Let’s imagine you get good at walking on a tightrope that’s six inches off the ground. Weeks of practice, perfect balance, good footwork. You can do it in front of people with a smile on your face, step, step, step, all the way to the other side.
So let’s put you twenty feet in the air. Walk the tightrope now. Just step, step, step to the other side. It’s exactly the same, you have the skills, you have the practice, so just get to it!
………but of course it’s not the same. Of course there’s a great big difference. Even with all the practice, even though the practical, physical skills being used are the same, the situation makes it very different. The potential outcomes make it very different.
Like the viva. The skills being used are the same as if you were in conversation with friends. The same as if you were answering a question after a conference talk, or in a meeting with your supervisor. You need to know about your work, about your field, and have what it takes to do research in an appropriate way. And you’ve got that covered. You have plenty of experience by the viva.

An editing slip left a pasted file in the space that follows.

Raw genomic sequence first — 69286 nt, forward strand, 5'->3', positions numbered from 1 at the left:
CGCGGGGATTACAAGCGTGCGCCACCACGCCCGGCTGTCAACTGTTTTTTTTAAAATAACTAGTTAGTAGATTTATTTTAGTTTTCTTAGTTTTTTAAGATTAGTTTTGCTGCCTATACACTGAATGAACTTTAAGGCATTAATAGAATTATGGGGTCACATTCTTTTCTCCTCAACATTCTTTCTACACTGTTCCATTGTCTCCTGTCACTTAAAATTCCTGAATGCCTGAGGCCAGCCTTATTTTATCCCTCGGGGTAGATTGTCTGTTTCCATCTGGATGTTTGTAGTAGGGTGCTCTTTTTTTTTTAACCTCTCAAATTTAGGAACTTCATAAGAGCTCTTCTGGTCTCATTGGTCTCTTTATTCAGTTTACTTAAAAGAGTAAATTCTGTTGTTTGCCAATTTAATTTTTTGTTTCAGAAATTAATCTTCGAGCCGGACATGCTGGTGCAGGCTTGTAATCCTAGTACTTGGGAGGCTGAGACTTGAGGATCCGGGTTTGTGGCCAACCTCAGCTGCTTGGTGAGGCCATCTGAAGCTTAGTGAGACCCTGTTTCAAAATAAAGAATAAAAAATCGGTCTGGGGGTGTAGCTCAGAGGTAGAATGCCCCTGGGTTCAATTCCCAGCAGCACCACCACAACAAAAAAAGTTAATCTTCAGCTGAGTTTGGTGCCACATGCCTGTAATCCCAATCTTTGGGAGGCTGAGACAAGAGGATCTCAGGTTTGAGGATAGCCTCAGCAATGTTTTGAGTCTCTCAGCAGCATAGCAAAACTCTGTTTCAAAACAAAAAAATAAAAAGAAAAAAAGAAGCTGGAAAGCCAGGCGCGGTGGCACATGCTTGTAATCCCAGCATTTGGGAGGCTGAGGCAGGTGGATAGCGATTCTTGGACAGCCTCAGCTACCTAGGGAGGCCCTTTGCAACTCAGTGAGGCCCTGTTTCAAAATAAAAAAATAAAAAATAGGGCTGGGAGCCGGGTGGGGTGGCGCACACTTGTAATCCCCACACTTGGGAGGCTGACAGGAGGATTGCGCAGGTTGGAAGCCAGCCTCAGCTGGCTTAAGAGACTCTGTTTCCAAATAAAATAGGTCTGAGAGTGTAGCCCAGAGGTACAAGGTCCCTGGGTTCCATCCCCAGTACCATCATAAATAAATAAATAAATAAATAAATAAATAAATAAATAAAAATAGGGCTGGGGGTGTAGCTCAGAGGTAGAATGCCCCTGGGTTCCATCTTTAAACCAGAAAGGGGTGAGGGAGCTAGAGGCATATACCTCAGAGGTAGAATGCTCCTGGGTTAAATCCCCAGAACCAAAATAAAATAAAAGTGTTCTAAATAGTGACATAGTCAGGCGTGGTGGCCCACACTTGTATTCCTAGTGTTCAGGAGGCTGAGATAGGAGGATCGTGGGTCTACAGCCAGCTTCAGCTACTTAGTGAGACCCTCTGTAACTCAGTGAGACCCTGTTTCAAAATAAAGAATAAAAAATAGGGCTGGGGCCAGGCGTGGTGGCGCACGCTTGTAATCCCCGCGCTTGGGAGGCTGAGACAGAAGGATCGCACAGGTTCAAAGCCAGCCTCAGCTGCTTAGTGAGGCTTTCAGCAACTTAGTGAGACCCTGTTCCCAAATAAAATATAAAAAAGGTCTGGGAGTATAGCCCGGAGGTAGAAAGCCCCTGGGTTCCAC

But there’s a big difference because it’s important.
It’s important, important in a way that coffee with friends is not. Way more important than just another meeting with your supervisor. Important because of the consequences.
None of that importance takes away from your skill, talent and knowledge though. You have all that practice. The importance doesn’t mean you can’t do it.
You’ve walked across the high wire many times during your PhD. You can do it one more time with your examiners watching.